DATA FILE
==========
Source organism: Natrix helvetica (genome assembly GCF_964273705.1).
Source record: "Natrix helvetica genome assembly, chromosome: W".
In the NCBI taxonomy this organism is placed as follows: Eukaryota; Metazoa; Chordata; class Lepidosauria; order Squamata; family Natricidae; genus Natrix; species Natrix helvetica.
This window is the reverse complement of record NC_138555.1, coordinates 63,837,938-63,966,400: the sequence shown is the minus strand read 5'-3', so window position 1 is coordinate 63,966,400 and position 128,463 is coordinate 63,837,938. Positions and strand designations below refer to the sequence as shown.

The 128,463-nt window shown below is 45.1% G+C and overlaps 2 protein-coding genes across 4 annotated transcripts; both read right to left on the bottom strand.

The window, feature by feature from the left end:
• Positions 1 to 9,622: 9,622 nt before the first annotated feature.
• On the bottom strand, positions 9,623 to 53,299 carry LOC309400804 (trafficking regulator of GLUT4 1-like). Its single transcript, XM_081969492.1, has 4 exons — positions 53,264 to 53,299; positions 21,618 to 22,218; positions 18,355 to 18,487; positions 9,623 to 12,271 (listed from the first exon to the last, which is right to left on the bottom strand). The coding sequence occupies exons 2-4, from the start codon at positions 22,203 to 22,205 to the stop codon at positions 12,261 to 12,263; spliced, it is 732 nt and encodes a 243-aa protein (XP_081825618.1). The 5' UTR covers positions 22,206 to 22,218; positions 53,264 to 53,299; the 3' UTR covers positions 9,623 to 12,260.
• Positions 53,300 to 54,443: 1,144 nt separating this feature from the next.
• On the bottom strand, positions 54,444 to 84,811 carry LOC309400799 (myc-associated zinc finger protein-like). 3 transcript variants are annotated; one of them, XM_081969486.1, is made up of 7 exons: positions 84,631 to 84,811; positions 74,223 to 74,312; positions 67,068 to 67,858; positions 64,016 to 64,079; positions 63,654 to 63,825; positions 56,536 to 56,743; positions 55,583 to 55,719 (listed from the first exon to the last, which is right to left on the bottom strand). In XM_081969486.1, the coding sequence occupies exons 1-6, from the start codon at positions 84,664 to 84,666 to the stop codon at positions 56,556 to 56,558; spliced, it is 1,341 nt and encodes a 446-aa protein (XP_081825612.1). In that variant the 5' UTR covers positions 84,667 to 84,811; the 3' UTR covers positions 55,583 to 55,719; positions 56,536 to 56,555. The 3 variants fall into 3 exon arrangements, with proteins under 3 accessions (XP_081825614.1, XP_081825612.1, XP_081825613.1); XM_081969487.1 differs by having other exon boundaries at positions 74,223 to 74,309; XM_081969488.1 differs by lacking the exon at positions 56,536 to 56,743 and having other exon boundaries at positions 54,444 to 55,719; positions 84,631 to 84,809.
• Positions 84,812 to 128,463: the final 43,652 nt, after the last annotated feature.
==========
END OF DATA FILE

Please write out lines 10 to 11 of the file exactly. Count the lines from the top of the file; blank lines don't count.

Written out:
• On the bottom strand, positions 54,444 to 84,811 carry LOC309400799 (myc-associated zinc finger protein-like). 3 transcript variants are annotated; one of them, XM_081969486.1, is made up of 7 exons: positions 84,631 to 84,811; positions 74,223 to 74,312; positions 67,068 to 67,858; positions 64,016 to 64,079; positions 63,654 to 63,825; positions 56,536 to 56,743; positions 55,583 to 55,719 (listed from the first exon to the last, which is right to left on the bottom strand). In XM_081969486.1, the coding sequence occupies exons 1-6, from the start codon at positions 84,664 to 84,666 to the stop codon at positions 56,556 to 56,558; spliced, it is 1,341 nt and encodes a 446-aa protein (XP_081825612.1). In that variant the 5' UTR covers positions 84,667 to 84,811; the 3' UTR covers positions 55,583 to 55,719; positions 56,536 to 56,555. The 3 variants fall into 3 exon arrangements, with proteins under 3 accessions (XP_081825614.1, XP_081825612.1, XP_081825613.1); XM_081969487.1 differs by having other exon boundaries at positions 74,223 to 74,309; XM_081969488.1 differs by lacking the exon at positions 56,536 to 56,743 and having other exon boundaries at positions 54,444 to 55,719; positions 84,631 to 84,809.
• Positions 84,812 to 128,463: the final 43,652 nt, after the last annotated feature.